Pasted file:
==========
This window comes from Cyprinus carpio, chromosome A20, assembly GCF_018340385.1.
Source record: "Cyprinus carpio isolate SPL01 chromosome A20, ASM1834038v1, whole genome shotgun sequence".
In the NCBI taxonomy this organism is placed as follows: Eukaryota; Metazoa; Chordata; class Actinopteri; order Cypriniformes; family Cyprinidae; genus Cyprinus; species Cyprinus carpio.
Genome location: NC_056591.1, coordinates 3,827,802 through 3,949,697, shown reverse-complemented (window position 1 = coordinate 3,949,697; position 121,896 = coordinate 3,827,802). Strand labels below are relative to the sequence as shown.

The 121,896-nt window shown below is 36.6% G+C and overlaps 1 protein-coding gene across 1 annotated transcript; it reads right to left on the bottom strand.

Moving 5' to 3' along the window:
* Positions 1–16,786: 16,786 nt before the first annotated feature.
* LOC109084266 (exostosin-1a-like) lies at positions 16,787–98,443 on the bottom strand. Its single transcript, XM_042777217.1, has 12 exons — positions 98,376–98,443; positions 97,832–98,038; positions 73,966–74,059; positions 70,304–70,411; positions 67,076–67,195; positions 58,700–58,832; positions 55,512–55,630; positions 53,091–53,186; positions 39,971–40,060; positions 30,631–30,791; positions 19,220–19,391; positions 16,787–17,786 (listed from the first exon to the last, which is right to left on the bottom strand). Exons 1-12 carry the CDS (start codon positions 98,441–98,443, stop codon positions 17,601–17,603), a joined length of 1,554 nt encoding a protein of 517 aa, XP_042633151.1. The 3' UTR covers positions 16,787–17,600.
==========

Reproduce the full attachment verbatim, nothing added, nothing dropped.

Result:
This window comes from Cyprinus carpio, chromosome A20, assembly GCF_018340385.1.
Source record: "Cyprinus carpio isolate SPL01 chromosome A20, ASM1834038v1, whole genome shotgun sequence".
In the NCBI taxonomy this organism is placed as follows: Eukaryota; Metazoa; Chordata; class Actinopteri; order Cypriniformes; family Cyprinidae; genus Cyprinus; species Cyprinus carpio.
Genome location: NC_056591.1, coordinates 3,827,802 through 3,949,697, shown reverse-complemented (window position 1 = coordinate 3,949,697; position 121,896 = coordinate 3,827,802). Strand labels below are relative to the sequence as shown.

The 121,896-nt window shown below is 36.6% G+C and overlaps 1 protein-coding gene across 1 annotated transcript; it reads right to left on the bottom strand.

Moving 5' to 3' along the window:
* Positions 1–16,786: 16,786 nt before the first annotated feature.
* LOC109084266 (exostosin-1a-like) lies at positions 16,787–98,443 on the bottom strand. Its single transcript, XM_042777217.1, has 12 exons — positions 98,376–98,443; positions 97,832–98,038; positions 73,966–74,059; positions 70,304–70,411; positions 67,076–67,195; positions 58,700–58,832; positions 55,512–55,630; positions 53,091–53,186; positions 39,971–40,060; positions 30,631–30,791; positions 19,220–19,391; positions 16,787–17,786 (listed from the first exon to the last, which is right to left on the bottom strand). Exons 1-12 carry the CDS (start codon positions 98,441–98,443, stop codon positions 17,601–17,603), a joined length of 1,554 nt encoding a protein of 517 aa, XP_042633151.1. The 3' UTR covers positions 16,787–17,600.